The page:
Written by Tom BevisEdited by Andrew Slevison
Upon announcing the decision to hang up his boots in May 2014, Park Ji-sung unquestionably left the game as a national icon in his native South Korea.
Said to be Korea's answer to David Beckham, he had become a star both on and off the pitch as world famous brands such as Nike, Gillette and Samsung cashed in on his huge marketing appeal in Asia.
A veteran of three World Cup campaigns, (including the 2002 competition where Korea reached the semi-final as co-hosts) Champions League winner and four-time Premier League champion with Manchester United and two- time Dutch Eredivisie champion with PSV Eindhoven, he is perhaps second only to the legendary Cha Bum-kun as Korea's and Asia's greatest ever player.
Approaching a year since his retirement from the game, we take a look at how the man nicknamed 'three lung Park' is perceived in his homeland, what he has done since his retirement and the footballing legacy he has left in South Korea.
At the height of his fame, while playing for Manchester United, Park had developed into one of the most successful footballers Asia had ever produced, both through his talent and success but perhaps even more so from his marketability. In South Korea he was idolised by adoring fans.
Whenever he made public appearances at home, it is not exaggerating to say that he was greeted with a mass hysteria similarly associated with The Beatles during their heyday of the 1960's.
It was hero worship, Asia style, you could say.
Sales of Park merchandise, most notably the Park-emblazoned Manchester United shirts, became a multi-million pound earner for the club every year. In 2011, over one million Koreans owned a United branded credit or debit card, many showing Parks face and for each one distributed, the club earned an undisclosed fee.
Data from Korea estimated that over 40 million fans watched United's games on TV each season, averaging over 1 million people per match. Whilst on the books at United he easily received the most fan mail of all the players, the majority coming all the way from Korea or other Asian countries. In the cities of Seoul and Daegu they even opened up official South Korean Manchester United restaurants, with Parks face appearing on the windows.
While it is accurate to say that the United brand already had the support of many South Korean and Asian fans prior to Park's arrival in Manchester in 2005, with him, their sales went into orbit. Their pre-season tour matches played in Korea in 2005, 2007 and 2009 generated huge revenue and with the opportunity for fans to catch a glimpse of their hero, matches were guaranteed sell-outs.
To put it into perspective, of Korea's population of 49 million people, it was estimated that 27 million of them supported Manchester United during his time at Old Trafford.
In fact, during this period, Park was held in such high esteem that he was regularly referred to by locals as 'the hero', a testament to his achievements on and off the field. Koreans were proud of him for the way he represented himself and their country. He was a hugely talented player but also a consummate professional and role model for the younger generation in Korea.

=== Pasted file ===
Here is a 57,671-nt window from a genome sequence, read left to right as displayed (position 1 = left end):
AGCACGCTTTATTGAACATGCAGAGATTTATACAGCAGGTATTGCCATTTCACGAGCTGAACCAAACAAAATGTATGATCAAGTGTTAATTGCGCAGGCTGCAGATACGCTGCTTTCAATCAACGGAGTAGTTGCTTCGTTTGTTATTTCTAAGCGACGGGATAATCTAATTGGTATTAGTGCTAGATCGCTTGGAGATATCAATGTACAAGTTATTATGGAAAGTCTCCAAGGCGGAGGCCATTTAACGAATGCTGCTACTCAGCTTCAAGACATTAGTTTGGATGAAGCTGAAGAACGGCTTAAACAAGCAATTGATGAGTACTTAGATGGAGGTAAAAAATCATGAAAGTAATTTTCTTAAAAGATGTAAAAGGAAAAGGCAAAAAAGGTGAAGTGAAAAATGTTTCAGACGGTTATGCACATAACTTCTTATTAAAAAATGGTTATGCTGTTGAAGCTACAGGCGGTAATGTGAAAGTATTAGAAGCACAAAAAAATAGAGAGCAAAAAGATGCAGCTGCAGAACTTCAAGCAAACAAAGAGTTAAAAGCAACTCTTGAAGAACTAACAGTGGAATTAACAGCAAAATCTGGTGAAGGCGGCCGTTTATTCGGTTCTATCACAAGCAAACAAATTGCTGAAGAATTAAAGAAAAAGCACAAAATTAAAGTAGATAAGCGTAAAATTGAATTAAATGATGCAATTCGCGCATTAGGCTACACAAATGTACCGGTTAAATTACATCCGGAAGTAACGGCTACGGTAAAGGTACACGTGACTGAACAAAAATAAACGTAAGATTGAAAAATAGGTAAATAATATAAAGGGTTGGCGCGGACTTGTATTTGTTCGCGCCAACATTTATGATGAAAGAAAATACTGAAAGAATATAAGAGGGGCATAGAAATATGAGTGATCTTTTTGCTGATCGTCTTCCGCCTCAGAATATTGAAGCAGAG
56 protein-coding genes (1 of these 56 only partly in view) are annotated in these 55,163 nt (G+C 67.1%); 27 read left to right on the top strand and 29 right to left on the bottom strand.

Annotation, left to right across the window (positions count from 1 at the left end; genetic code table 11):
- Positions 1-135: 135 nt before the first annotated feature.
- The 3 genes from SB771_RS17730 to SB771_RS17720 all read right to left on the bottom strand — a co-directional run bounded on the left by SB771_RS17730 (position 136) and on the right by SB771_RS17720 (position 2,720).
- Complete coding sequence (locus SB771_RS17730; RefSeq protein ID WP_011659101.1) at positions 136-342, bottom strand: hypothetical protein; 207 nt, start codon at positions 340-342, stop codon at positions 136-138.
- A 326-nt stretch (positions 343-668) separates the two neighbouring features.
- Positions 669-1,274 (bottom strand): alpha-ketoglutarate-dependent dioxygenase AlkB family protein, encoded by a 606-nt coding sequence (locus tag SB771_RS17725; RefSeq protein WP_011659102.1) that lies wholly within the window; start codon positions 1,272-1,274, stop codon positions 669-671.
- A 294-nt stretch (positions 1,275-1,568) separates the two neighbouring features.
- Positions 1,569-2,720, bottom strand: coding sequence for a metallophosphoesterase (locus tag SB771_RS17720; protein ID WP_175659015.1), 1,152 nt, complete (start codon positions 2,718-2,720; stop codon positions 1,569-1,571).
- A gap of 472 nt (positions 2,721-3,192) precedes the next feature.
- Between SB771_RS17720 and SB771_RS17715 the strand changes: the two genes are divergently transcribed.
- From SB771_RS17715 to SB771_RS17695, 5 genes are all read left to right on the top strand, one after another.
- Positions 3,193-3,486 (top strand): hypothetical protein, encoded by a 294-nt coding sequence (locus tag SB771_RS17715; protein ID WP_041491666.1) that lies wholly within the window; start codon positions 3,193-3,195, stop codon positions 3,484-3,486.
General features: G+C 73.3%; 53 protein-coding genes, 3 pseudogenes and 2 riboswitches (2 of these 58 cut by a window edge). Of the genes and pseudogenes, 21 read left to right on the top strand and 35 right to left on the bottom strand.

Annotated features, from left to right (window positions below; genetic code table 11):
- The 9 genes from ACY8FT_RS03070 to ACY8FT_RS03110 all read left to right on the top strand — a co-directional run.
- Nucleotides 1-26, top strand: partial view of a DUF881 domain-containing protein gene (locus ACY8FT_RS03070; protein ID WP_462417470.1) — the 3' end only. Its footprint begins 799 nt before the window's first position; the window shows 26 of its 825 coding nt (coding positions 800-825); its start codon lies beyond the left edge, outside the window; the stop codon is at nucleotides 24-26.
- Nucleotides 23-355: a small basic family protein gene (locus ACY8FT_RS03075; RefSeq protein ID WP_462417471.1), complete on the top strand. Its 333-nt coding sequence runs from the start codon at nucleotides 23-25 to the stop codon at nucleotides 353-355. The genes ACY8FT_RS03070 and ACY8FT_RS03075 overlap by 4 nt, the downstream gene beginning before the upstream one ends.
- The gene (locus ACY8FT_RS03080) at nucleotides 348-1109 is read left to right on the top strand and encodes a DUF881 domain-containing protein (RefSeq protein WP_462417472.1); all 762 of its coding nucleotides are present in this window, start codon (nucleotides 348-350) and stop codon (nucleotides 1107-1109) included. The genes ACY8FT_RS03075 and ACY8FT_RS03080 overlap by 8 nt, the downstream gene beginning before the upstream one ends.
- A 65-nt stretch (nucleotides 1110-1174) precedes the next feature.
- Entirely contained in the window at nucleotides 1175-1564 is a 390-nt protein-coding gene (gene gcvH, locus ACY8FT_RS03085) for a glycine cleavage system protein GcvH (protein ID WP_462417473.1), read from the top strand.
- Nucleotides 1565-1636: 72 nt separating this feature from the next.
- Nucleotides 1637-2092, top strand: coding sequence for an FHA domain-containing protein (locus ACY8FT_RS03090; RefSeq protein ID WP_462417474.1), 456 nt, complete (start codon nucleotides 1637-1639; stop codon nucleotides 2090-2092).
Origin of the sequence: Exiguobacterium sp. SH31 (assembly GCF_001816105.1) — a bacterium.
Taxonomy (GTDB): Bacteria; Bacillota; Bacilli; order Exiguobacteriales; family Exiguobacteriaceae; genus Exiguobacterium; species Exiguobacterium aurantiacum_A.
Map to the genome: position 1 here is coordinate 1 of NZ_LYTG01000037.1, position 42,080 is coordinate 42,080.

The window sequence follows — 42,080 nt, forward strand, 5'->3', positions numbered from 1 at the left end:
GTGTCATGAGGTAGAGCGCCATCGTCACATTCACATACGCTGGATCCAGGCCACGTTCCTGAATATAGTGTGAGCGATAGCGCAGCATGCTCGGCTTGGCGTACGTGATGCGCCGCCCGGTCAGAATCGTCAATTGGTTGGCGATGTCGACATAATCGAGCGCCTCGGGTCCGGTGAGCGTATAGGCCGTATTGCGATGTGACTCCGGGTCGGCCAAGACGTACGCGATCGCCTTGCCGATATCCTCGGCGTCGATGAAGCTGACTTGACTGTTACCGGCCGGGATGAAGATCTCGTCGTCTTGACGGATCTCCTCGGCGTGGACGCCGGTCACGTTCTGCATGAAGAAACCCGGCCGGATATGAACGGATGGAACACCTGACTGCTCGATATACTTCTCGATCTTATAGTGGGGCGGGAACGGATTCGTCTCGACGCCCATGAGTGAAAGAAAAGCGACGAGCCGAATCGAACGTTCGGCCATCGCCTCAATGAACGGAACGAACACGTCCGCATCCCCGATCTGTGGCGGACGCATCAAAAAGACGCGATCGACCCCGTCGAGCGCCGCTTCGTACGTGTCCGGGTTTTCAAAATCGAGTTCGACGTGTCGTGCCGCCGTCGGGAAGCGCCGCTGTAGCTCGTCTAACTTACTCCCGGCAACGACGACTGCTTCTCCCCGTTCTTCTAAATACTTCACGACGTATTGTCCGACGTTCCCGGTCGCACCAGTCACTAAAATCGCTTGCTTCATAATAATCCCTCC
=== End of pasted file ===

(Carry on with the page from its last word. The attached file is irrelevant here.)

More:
Given Park's stature in the game, a natural question posed since his retirement is whether the profile of football in Korea has taken a hit as a consequence. It is an interesting point to think about as he was by far and away the biggest sports star in Korea throughout his Manchester United career. Without his presence on the pitch playing at one of the world's top teams, would football have the same mass appeal to Korean people?
To an extent it is perhaps true that his departure from the limelight of the Premier League coincided with a downturn in fortunes on the pitch for the Korean national team, culminating in a particularly poor showing at the 2014 World Cup. Also, it may be argued that the K-League has not progressed to the level that many hoped and predicted it would have a few years ago.
However, to suggest that Park's retirement has affected the profile of the beautiful game in Korea would be an exaggeration. Football in Korea has long been the national sport, and Koreans were fanatics way before Park Ji-sung came along.
If anything, the country is now producing more top players, capable of playing in the best leagues in Europe than when Park was at the peak of his powers. One only has to look at the likes of Park Joo-ho at Mainz, national team skipper Ki Sung-yueng of Swansea City and the new pin-up boy of Korean football, Son Heung-min, of Bayer Leverkusen, to see there is plenty of talent emerging within the country. The latter two in particular have the potential to reach the very top and perhaps take over the mantle Park held for so long as the country's most high profile player.